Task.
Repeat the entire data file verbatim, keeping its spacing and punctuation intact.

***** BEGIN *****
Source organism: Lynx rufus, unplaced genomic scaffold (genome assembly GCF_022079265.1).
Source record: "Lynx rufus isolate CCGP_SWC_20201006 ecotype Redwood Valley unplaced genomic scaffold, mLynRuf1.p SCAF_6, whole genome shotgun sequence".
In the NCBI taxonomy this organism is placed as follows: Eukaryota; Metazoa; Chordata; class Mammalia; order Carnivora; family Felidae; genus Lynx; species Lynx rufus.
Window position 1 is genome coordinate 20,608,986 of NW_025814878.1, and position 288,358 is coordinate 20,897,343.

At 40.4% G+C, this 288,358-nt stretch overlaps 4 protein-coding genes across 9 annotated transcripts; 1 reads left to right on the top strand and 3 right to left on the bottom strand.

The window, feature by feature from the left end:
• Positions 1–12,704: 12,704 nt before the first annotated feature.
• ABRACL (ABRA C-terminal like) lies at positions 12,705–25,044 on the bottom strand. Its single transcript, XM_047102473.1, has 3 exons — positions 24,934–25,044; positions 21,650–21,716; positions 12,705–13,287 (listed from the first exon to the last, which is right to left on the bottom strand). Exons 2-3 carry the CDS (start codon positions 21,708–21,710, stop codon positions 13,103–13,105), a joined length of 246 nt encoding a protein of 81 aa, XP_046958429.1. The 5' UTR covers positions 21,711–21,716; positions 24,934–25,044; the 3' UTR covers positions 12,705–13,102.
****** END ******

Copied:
Source organism: Lynx rufus, unplaced genomic scaffold (genome assembly GCF_022079265.1).
Source record: "Lynx rufus isolate CCGP_SWC_20201006 ecotype Redwood Valley unplaced genomic scaffold, mLynRuf1.p SCAF_6, whole genome shotgun sequence".
In the NCBI taxonomy this organism is placed as follows: Eukaryota; Metazoa; Chordata; class Mammalia; order Carnivora; family Felidae; genus Lynx; species Lynx rufus.
Window position 1 is genome coordinate 20,608,986 of NW_025814878.1, and position 288,358 is coordinate 20,897,343.

At 40.4% G+C, this 288,358-nt stretch overlaps 4 protein-coding genes across 9 annotated transcripts; 1 reads left to right on the top strand and 3 right to left on the bottom strand.

The window, feature by feature from the left end:
• Positions 1–12,704: 12,704 nt before the first annotated feature.
• ABRACL (ABRA C-terminal like) lies at positions 12,705–25,044 on the bottom strand. Its single transcript, XM_047102473.1, has 3 exons — positions 24,934–25,044; positions 21,650–21,716; positions 12,705–13,287 (listed from the first exon to the last, which is right to left on the bottom strand). Exons 2-3 carry the CDS (start codon positions 21,708–21,710, stop codon positions 13,103–13,105), a joined length of 246 nt encoding a protein of 81 aa, XP_046958429.1. The 5' UTR covers positions 21,711–21,716; positions 24,934–25,044; the 3' UTR covers positions 12,705–13,102.